It says: You are not good enough. This is how you should look. This is the standard you need to be living up to.

Women are constantly bombarded by the media to attain a standard of beauty that is comparable to perfection. Every day we see images of models, actors and other celebrities in magazines and on websites with flawless-looking skin, tight butts, perky tits and glossy hair.

But with the rise of social media, selfies and photo editing apps like the mega popular Facetune, these images of 'perfect' women are no longer confined to the media.

They're in our Facebook newsfeeds and the Instagram posts of our friends.

These days, with a few simple swipes of their finger, anyone can whiten their teeth, thin their waist and smooth their skin in seconds.

All of a sudden, we're not just comparing ourselves to people who are paid to be beautiful and still Photoshopped to look better - we're trying to live up to the standards our own friends set in the edited images of themselves at a BBQ or in the park. Or the ones of them uploaded by jewellery shop owners.

There's no escape from the unrealistic standards of beauty and it's resulting in a number of mental and physical health problems for girls and women of all ages.

But here's the thing about standards: they're set. And if they're set, it stands to reason they can be changed, too.

In recent years, models have been calling out the Photoshopping of their images by magazines and websites in a worldwide movement that challenges the unrealistic standards of beauty portrayed by the media.

In September last year, model Emily Ratajkowski said French magazine Madame Figaro Photoshopped her lips and breasts to look smaller.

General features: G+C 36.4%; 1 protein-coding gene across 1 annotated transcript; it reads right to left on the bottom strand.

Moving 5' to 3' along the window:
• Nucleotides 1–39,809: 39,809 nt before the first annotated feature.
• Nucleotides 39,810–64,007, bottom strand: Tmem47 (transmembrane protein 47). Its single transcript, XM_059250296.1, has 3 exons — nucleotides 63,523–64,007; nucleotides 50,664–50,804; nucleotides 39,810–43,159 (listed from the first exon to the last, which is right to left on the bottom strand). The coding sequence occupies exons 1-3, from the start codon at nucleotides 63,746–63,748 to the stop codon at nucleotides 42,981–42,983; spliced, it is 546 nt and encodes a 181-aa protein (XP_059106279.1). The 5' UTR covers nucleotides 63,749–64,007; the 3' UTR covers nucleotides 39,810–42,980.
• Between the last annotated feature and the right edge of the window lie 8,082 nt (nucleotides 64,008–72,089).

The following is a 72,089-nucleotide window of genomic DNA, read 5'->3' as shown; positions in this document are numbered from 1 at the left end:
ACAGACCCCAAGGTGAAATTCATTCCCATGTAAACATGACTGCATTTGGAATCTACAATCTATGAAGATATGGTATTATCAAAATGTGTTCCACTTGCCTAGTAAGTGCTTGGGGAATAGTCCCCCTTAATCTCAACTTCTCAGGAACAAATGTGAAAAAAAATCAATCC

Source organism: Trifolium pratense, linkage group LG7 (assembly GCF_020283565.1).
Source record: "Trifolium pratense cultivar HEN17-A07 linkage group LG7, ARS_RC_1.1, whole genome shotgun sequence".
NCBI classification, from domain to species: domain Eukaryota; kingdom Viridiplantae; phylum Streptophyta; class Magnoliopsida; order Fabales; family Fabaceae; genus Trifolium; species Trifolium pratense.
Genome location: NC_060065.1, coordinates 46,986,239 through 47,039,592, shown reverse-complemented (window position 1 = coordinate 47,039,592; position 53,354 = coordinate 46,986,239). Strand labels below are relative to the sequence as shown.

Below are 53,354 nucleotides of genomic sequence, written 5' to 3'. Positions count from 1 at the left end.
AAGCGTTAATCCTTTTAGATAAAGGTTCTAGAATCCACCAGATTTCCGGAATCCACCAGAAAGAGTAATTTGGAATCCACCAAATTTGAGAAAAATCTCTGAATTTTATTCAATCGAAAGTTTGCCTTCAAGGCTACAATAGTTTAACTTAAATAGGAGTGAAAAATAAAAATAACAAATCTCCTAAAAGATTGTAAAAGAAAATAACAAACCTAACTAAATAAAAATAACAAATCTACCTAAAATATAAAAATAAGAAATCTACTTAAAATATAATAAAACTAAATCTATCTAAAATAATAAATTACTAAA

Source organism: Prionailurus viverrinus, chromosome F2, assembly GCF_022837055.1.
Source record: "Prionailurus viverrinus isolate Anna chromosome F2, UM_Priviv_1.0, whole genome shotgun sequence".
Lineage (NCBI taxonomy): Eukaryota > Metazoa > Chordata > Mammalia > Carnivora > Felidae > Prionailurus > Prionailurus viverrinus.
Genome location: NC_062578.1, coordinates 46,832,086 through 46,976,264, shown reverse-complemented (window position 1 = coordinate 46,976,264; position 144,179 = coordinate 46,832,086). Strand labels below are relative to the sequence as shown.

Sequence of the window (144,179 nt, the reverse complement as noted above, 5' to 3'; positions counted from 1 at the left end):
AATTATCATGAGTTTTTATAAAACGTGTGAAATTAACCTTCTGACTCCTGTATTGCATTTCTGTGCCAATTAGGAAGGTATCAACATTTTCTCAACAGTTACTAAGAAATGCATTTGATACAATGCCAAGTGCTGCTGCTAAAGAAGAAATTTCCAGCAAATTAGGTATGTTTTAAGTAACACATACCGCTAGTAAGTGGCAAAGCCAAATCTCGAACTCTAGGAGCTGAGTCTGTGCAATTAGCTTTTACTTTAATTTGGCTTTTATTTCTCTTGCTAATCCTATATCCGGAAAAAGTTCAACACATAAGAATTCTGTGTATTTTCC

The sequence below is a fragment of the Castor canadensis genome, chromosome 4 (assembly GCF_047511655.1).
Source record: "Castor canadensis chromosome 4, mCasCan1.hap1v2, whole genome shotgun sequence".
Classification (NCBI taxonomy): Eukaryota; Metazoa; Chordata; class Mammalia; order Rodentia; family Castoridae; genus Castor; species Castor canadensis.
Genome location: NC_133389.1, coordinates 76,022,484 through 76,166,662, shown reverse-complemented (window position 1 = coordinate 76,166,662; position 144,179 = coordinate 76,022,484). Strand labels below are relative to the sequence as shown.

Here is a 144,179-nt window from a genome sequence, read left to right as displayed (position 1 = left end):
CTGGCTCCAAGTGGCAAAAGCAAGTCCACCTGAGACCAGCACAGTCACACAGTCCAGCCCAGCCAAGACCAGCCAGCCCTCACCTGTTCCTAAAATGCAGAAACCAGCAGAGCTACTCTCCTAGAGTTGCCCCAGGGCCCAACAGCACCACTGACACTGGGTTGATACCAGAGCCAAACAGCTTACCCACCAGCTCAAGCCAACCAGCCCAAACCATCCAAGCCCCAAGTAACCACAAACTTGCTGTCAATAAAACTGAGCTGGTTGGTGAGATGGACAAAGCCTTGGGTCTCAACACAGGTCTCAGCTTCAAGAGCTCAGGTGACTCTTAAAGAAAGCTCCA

She shared an unedited version of the magazine cover on Instagram, along with a critique of the fashion industry.

 

In May last year, model Iskra Lawrence criticised heavily edited photos of herself on Instagram. Not only were her legs, arms, and waist slimmed down, her eye bags and skin were also smoothed out using Photoshop.

She said seeing edited images of herself actually gave her "more insecurity and body image issues".

"Please," she wrote, "NEVER EVER compare yourself to images you see, many aren't real. Perfect does NOT exist so trying to achieve that is unrealistic and editing your pictures will not make you happy. What's real is YOU, your imperfectly perfect self. That's what makes you magical, unique and beautiful.

It's not just models who can call out the setting of unrealistic beauty standards. Us mere mortals have that option, too.

Firstly, we can start by deciding not to compare ourselves to photos we see that are more than likely touched up.

Secondly, we can resist the temptation to edit our own photos so we're not complicit in creating this standard.

Thirdly, like those models, we can call out the people who dare to Photoshop us and tell them loud and clear: this is not okay.

It looks like I've got a phone call to a jewellery store to make.

News Corp Australia